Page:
The Garden Guide

Book: The Principles of Landscape Gardening
Chapter: Chapter 4: Private and Public Landscape Gardens

Public squares

Previous - Next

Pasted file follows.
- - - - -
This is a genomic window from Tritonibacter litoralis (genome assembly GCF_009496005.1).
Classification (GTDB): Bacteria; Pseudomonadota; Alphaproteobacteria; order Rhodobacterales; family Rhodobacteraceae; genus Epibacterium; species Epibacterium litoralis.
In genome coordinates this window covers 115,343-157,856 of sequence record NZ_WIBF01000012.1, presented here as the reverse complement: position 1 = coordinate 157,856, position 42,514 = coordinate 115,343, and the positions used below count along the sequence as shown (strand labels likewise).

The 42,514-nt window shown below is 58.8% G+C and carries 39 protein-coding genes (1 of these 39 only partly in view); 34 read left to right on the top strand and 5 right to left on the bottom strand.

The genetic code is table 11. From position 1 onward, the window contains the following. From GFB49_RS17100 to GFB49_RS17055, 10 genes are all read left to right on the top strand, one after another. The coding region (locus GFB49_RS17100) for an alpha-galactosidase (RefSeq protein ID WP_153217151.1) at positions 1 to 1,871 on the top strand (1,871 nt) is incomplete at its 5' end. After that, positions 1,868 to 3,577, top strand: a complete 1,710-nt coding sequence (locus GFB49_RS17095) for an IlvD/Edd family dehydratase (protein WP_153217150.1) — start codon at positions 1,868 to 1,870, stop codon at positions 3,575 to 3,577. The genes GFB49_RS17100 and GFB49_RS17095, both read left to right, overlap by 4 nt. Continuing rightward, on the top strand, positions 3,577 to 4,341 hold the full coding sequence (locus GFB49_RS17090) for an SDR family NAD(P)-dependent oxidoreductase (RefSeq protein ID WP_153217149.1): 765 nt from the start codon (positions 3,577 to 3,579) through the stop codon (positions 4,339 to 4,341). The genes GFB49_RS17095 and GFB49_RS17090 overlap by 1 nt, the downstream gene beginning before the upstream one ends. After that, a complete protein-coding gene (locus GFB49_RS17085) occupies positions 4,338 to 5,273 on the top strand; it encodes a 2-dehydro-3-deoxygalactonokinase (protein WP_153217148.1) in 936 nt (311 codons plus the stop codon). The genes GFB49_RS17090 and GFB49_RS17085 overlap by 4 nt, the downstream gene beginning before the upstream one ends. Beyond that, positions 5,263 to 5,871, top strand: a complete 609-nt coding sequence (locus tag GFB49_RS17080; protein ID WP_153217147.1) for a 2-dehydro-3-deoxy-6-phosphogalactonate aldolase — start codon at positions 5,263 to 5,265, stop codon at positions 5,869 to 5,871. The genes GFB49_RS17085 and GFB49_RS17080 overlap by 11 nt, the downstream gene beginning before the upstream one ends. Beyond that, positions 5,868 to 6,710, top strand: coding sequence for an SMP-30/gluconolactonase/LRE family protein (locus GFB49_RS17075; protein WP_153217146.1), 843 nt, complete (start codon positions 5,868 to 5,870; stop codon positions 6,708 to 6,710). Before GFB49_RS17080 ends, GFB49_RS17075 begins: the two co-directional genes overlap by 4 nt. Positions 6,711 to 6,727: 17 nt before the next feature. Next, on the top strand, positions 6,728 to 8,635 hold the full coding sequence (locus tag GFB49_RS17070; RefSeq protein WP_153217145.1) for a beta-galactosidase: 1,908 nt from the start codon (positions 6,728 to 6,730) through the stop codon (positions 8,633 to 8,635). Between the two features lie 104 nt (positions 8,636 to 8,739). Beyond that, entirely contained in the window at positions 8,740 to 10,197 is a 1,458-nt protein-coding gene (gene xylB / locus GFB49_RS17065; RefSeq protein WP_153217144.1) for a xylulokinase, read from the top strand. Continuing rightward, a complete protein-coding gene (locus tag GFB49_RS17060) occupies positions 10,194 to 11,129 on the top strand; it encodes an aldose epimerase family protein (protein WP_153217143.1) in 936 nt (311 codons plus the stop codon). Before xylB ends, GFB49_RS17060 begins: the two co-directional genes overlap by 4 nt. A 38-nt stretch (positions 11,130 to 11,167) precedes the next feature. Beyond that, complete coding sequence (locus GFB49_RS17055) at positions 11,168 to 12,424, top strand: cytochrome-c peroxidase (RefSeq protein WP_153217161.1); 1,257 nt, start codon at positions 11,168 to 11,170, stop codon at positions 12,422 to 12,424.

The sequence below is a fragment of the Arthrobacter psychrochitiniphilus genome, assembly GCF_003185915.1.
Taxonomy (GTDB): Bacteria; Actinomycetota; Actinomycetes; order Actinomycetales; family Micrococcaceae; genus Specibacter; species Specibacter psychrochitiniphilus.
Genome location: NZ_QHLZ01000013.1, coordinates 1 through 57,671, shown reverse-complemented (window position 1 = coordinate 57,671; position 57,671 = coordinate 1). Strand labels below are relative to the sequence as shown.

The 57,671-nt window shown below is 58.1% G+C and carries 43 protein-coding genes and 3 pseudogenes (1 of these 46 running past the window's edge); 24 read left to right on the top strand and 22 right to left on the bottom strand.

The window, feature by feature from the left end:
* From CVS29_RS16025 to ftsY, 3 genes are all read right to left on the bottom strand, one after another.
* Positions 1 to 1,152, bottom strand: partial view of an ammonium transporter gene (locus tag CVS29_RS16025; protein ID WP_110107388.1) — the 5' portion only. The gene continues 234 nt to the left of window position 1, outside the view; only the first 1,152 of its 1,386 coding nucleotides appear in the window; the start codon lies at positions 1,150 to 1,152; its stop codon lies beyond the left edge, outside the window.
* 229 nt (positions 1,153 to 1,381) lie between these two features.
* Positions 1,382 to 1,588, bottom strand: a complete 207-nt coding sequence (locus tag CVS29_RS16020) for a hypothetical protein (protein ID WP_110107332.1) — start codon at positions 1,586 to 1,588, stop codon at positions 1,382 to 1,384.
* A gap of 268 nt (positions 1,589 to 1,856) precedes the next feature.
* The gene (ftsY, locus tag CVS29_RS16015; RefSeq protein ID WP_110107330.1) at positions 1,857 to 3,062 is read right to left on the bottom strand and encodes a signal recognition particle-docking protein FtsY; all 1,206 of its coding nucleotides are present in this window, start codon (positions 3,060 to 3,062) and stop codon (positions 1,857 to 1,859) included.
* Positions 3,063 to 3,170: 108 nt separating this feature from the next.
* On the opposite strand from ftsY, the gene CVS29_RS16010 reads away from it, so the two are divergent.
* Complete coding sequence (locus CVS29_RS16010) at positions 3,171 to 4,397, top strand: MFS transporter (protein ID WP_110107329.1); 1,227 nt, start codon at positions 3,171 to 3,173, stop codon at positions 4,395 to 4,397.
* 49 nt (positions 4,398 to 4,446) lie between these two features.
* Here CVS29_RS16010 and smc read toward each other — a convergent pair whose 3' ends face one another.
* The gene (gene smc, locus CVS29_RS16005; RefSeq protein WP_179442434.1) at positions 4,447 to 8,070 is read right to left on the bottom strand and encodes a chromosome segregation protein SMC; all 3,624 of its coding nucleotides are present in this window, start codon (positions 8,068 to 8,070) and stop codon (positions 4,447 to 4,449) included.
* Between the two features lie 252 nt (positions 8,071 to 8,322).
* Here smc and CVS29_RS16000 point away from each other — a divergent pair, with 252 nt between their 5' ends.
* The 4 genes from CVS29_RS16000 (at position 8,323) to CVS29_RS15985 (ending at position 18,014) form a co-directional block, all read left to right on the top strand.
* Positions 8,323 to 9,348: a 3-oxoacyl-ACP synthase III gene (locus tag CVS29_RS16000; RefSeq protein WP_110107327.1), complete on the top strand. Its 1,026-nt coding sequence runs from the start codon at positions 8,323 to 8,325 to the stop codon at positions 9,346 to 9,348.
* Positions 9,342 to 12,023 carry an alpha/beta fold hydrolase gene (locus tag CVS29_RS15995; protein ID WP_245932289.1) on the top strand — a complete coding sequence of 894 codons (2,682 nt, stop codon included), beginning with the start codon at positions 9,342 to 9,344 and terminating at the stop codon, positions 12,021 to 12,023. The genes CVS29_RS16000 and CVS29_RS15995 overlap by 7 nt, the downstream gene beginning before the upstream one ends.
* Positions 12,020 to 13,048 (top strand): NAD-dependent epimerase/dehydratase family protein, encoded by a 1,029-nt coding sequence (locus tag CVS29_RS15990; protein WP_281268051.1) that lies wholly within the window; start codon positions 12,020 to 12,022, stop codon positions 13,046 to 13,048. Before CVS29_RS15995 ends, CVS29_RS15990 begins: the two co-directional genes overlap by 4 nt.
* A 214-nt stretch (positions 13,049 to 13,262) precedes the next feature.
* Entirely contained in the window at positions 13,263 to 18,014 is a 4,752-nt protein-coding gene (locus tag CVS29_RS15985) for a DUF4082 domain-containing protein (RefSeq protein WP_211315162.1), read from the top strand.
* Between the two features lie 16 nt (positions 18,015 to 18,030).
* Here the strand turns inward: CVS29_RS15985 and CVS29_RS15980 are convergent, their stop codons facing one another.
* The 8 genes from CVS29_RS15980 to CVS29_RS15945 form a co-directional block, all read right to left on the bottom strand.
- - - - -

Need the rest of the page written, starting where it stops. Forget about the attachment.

1596. Public squares, of such magnitude as to admit of being laid out in ample walks, open and shady, are almost peculiar to Britain. The grand object is to get as extended a line of uninterrupted promenade as is possible within the given limits. A walk parallel to the boundary fence, and at a short distance within it, evidently includes the maximum of extent; but if the enclosure is small, the rapid succession of angles and turns becomes extremely disagreeable, and continually breaks in upon the pas des promeneurs, the conversation of a party, or individual contemplation. The angles, therefore, must be avoided, by rounding than off in a large square; in a small one, by forming the walk into a circle; and in a small parallelogram, by adopting an oval form. In laying out a large square (fig. 277.), four objects ought to be kept in view. 1. Sufficient open space (a), both of lawn and walk, so that the parents, looking from the windows of the houses which surround the square, may not long at a time lose sight of their children: 2. An open walk exposed to the sun, for winter and spring (b): 3. A walk shaded by trees, but airy, for summer (c): 4. Resting-places (d); and a central covered seat and retreat (e), which being nearly equidistant from every point, may be readily gained in case of a sudden shower, &c. The statues of eminent public men are obvious and appropriate decorations for squares. Russell Square, laid out from a design by Repton in 1810, is one of the most complete in these respects in London. It has been objected to as over-planted; but this is only a piece of vulgar injustice, applied indiscriminately to every rural artist, all of whom, as a matter of course, conclude that when magnitude effects the purposes of number, the superfluous plants will be rooted out. Sloane Square is very ingeniously laid out as a botanic garden, by which means the surrounding inhabitants have an easy opportunity of blending recreation with instruction. This plot being a parallelogram or long square, and the ground being low, Repton proposed to form it into a winding valley, containing a piece of water; the walks to be winding, the trees grouped, and the whole contrived so as to produce an appearance of nature in the midst of art: but his advice was not complied with. The poet-laureate, Pye (Essays), purposed to lay out a square in imitation of a wild overgrown quarry or gravel-pit, and to plant it with thorns, hollies, furze, brambles, ferns, &c. This mode he would adopt on account of the contrast which it would produce to suburban garden scenery generally.